“If someone committed a crime we’re going to make an arrest,” Trundy said, “but if we can get somebody who’s got training around mental health issues and got training around substance abuse issues and who is really well versed in the community resources that are available, and we get them out there before it gets to the point of criminal conduct, and that person can intercede and get somebody hooked up with the services they need and get them headed in a good direction to get them stabilized, that prevents it from ever getting to that point where we have a criminal conduct that then lands that person in jail.
Community liaisons will not be involved in situations where a criminal element is involved.
An unintended substitution
“Incarceration was never intended to be a substitute for mental health treatment, unfortunately in many cases, it’s become that by default. It’s just not the way it should be. It’s a lot cheaper, more economical, and far more socially responsible to treat individuals than it is to incarcerate them, so that’s the goal,” he added.
Trundy said the Waldo County Sherriff’s Office receives more than 8,000 calls for service and/or law enforcement interactions during a year, which takes into consideration only one agency serving the area. The estimate for yearly calls when taking in other area agencies, including Belfast and Searsport Police, and Maine State Police, is “well in excess of 25,000 calls for service or contacts in a year,” he said.
Only 1,000 of the individuals’ police agencies interact with were arrested, according to Trundy, who said he isn’t suggesting all of the arrestees were affected by mental illness or substance abuse.
In an effort to learn more about how many of the 1,000 individuals may be impacted, Waldo County Corrections Major Ray Porter instructed his staff to look back at the intake records for three years. The intake process for those arrested includes a medical screening process, which includes questions about mental illness and substance abuse. Waldo County Correctional staff were instructed to look for positive responses to the pertinent questions.
Trundy said out of roughly 3,000 arrests over the three year period, 750 individuals were booked three times or more during the three year period, accounting for 2,250 of the 3,000 calls. Of those 750 individuals, Trundy estimated all but roughly 30 individuals “had indicators in their screenings of substance abuse, mental illness, or co-occurring disorders.”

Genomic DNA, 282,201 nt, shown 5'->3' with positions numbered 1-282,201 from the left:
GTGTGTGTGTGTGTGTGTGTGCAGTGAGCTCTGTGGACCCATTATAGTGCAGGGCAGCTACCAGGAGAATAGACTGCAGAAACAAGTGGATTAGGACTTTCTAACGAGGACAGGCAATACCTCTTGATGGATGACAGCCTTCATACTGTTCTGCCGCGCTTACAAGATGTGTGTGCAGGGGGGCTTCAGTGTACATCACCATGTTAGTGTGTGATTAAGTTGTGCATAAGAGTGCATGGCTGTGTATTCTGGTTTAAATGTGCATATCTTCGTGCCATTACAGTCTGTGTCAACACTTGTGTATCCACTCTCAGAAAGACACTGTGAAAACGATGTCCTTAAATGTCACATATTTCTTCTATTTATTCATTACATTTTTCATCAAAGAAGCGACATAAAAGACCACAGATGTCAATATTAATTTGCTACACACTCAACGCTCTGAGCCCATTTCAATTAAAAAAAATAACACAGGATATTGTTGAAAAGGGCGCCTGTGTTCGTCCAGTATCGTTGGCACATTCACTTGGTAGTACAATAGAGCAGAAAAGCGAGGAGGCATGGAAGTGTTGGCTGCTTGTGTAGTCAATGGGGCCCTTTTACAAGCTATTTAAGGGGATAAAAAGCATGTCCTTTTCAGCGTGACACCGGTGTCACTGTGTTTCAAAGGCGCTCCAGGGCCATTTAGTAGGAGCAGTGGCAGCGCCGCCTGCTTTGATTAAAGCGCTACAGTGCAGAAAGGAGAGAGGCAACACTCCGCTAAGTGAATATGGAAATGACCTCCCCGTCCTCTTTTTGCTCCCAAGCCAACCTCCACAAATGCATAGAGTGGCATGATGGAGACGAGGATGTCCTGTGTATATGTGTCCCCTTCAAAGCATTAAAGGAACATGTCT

Co-occurring, in this case, means when the individual has both mental health and substance abuse issues. It can also mean any simultaneously occurring issues, such as medical or mental health issues.
“When you look at those numbers you can say alright, 75 percent of the intakes are 750 people and almost every single one of them have some history with either mental illness or substance abuse or both. It’s pretty clear to anybody that looks at that data that substance abuse and mental illness are huge drivers in what’s causing people to come into contact with the criminal justice system,” Trundy said.
“When you look at the cost analysis of treating someone and getting them back as being a productive member of our community, versus incarcerating them, it just makes no sense,” Trundy added.
“For us, this community liaison is an opportunity to address some of these issues on the front end before they get to the criminal justice system. To keep these individuals in the community, to get them connected to services so they can get treatment, they can stay employed, they can keep their housing, they can keep their family units going.”
An advocate for those dealing with mental illness, addiction issues
Trundy also sees the community liaison as an advocate.
He invoked the image of the squeaky wheel getting the oil, saying that someone who is well versed in the community resources available will also help catch people before they become entangled in the criminal justice system.
Trundy recalled the elderly couple with no friends or family in the area, adding, “having an advocate for them to really reach out to the right people, and say no, look, we really need to get a service in here, we need to do this, we need to do that, and be persistent about that, can be the difference between a person getting services early on, or not getting services until [the situation has] really deteriorated.”
Speaking about the woman who believed there were intended intruders lurking around her home, Trundy said: “There is an incredible amount of frustration when somebody really needs some help and we just don’t have the tools to help her. There’s nobody here to advocate for her to help her get what she really needs. It took way too long for her to finally get the help she needed. To get out of this little tiny trailer and not freeze to death, because that’s what we were all afraid was going to happen.”
“I still see the deputies dealing with [similar situations] and we need somebody out there on the front lines with us that can really do some of that different work,” Trundy said.
Erica Thoms can be reached at firstname.lastname@example.org